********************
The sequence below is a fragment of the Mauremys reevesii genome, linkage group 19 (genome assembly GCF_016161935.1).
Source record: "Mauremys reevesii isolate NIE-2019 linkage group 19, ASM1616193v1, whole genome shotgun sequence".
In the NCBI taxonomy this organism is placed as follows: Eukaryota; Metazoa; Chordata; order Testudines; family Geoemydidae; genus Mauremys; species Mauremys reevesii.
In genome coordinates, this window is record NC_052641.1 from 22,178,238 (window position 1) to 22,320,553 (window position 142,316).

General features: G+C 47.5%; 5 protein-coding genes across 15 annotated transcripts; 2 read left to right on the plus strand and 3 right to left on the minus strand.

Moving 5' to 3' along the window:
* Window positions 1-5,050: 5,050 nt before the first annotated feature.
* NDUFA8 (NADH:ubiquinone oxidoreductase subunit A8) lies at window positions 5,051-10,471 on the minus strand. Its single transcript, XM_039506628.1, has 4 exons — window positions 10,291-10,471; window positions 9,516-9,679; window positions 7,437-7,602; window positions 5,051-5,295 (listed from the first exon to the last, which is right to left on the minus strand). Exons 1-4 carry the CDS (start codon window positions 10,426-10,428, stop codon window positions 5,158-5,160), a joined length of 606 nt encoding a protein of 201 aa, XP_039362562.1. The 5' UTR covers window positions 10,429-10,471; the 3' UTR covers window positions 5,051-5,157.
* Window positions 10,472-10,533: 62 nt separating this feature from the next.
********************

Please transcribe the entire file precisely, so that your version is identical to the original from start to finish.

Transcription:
The sequence below is a fragment of the Mauremys reevesii genome, linkage group 19 (genome assembly GCF_016161935.1).
Source record: "Mauremys reevesii isolate NIE-2019 linkage group 19, ASM1616193v1, whole genome shotgun sequence".
In the NCBI taxonomy this organism is placed as follows: Eukaryota; Metazoa; Chordata; order Testudines; family Geoemydidae; genus Mauremys; species Mauremys reevesii.
In genome coordinates, this window is record NC_052641.1 from 22,178,238 (window position 1) to 22,320,553 (window position 142,316).

General features: G+C 47.5%; 5 protein-coding genes across 15 annotated transcripts; 2 read left to right on the plus strand and 3 right to left on the minus strand.

Moving 5' to 3' along the window:
* Window positions 1-5,050: 5,050 nt before the first annotated feature.
* NDUFA8 (NADH:ubiquinone oxidoreductase subunit A8) lies at window positions 5,051-10,471 on the minus strand. Its single transcript, XM_039506628.1, has 4 exons — window positions 10,291-10,471; window positions 9,516-9,679; window positions 7,437-7,602; window positions 5,051-5,295 (listed from the first exon to the last, which is right to left on the minus strand). Exons 1-4 carry the CDS (start codon window positions 10,426-10,428, stop codon window positions 5,158-5,160), a joined length of 606 nt encoding a protein of 201 aa, XP_039362562.1. The 5' UTR covers window positions 10,429-10,471; the 3' UTR covers window positions 5,051-5,157.
* Window positions 10,472-10,533: 62 nt separating this feature from the next.